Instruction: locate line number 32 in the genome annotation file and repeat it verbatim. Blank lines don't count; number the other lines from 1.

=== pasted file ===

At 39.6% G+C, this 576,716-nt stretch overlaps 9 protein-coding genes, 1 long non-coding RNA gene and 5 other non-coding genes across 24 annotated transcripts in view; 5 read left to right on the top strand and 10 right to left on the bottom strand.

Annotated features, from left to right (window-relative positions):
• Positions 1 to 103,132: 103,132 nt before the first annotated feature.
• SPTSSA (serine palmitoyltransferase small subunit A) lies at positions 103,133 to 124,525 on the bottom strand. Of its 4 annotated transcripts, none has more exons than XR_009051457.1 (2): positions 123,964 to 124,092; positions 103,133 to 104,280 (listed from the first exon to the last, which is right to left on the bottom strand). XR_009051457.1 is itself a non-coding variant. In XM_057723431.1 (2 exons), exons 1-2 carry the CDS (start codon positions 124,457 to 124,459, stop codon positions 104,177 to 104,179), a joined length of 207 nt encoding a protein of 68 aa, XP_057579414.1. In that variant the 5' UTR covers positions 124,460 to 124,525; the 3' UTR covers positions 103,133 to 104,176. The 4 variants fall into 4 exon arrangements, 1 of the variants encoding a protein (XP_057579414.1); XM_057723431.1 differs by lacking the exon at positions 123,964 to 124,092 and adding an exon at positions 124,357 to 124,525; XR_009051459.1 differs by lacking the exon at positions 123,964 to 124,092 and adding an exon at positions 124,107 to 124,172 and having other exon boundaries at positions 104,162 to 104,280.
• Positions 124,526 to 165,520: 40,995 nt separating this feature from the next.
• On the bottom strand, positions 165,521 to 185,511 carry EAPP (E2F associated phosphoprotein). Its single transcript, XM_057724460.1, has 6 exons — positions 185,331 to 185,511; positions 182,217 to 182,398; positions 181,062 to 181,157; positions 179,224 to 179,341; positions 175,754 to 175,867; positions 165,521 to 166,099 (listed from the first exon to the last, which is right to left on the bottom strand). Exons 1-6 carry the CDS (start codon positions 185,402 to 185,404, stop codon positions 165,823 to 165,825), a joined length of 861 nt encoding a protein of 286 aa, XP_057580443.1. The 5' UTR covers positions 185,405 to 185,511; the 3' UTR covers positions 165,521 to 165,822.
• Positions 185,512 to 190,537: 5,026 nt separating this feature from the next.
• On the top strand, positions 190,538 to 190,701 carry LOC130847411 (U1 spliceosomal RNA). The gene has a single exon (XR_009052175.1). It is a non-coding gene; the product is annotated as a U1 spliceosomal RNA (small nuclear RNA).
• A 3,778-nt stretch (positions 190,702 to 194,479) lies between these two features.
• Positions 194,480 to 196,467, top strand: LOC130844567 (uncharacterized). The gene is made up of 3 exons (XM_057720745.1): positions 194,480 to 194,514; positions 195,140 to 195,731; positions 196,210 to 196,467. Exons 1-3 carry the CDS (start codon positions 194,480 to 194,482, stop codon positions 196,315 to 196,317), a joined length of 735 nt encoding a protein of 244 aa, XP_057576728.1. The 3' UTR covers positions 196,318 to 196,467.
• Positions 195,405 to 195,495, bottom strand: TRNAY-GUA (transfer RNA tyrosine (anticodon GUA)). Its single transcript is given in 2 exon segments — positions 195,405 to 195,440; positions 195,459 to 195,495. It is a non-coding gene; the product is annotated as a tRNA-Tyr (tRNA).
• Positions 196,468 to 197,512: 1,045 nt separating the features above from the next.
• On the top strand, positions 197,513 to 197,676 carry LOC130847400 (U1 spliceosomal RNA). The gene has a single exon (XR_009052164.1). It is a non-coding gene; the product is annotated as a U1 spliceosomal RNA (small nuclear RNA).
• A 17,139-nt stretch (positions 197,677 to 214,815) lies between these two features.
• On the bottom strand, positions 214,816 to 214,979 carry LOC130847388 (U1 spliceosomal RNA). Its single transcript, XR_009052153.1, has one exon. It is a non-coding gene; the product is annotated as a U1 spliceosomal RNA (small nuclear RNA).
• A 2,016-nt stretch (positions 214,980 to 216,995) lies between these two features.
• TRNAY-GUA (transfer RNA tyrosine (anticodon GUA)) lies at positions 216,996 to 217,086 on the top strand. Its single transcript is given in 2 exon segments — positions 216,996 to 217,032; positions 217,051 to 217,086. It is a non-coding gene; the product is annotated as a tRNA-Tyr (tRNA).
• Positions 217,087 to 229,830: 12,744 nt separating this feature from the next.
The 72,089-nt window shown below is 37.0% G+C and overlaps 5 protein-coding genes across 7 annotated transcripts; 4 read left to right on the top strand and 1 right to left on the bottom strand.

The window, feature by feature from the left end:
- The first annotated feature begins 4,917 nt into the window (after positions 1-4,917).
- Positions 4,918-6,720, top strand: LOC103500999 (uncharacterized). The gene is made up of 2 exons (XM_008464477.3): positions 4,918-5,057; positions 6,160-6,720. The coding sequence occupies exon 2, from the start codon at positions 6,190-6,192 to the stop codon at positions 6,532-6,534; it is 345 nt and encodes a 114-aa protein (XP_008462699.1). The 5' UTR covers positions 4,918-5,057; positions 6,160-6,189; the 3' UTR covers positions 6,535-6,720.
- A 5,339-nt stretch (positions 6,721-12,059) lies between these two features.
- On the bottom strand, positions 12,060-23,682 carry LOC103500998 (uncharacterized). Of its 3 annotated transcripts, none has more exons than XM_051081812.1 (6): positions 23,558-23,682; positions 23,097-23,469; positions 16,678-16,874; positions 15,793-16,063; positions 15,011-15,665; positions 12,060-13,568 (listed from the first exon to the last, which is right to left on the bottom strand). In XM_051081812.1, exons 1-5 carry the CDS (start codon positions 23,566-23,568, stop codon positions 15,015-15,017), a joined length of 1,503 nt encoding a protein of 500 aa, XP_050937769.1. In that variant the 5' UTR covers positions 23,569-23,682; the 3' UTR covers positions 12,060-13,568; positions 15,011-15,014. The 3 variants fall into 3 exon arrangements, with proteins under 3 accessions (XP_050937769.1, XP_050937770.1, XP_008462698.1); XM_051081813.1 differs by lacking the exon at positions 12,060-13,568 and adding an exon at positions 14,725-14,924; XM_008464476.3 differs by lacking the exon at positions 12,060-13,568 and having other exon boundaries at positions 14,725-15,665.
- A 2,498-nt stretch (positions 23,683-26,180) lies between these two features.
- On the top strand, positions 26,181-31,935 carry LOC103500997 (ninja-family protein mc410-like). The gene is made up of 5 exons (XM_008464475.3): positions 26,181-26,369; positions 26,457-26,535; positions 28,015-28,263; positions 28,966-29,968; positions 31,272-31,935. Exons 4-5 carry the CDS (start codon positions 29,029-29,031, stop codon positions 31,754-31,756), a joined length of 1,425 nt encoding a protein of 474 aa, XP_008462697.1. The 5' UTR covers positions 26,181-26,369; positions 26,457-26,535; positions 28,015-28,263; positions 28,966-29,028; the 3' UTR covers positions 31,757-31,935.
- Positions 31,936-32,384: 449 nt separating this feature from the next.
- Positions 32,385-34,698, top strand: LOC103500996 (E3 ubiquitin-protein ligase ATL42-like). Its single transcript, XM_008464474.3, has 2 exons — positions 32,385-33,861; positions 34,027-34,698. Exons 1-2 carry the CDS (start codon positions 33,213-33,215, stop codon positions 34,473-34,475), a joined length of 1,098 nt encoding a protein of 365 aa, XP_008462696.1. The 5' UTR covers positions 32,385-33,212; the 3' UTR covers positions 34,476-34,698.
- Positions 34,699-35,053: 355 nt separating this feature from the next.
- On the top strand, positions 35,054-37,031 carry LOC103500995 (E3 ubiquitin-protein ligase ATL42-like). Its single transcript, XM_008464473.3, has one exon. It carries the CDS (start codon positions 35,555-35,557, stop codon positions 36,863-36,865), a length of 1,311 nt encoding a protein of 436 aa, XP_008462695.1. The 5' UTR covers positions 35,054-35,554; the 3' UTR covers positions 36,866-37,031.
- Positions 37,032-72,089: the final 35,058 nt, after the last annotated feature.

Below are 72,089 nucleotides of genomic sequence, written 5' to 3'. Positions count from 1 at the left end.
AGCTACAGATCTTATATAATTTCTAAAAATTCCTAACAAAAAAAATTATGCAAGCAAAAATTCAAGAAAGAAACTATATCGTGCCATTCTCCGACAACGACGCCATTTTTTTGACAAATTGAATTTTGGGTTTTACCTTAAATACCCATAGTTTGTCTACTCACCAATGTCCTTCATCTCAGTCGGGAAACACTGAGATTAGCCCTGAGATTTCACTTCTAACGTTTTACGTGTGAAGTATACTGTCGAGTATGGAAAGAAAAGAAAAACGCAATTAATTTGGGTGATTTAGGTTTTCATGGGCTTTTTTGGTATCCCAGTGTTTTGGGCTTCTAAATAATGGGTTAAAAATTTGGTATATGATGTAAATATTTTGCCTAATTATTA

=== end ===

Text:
Below are 72,089 nucleotides of genomic sequence, written 5' to 3'. Positions count from 1 at the left end.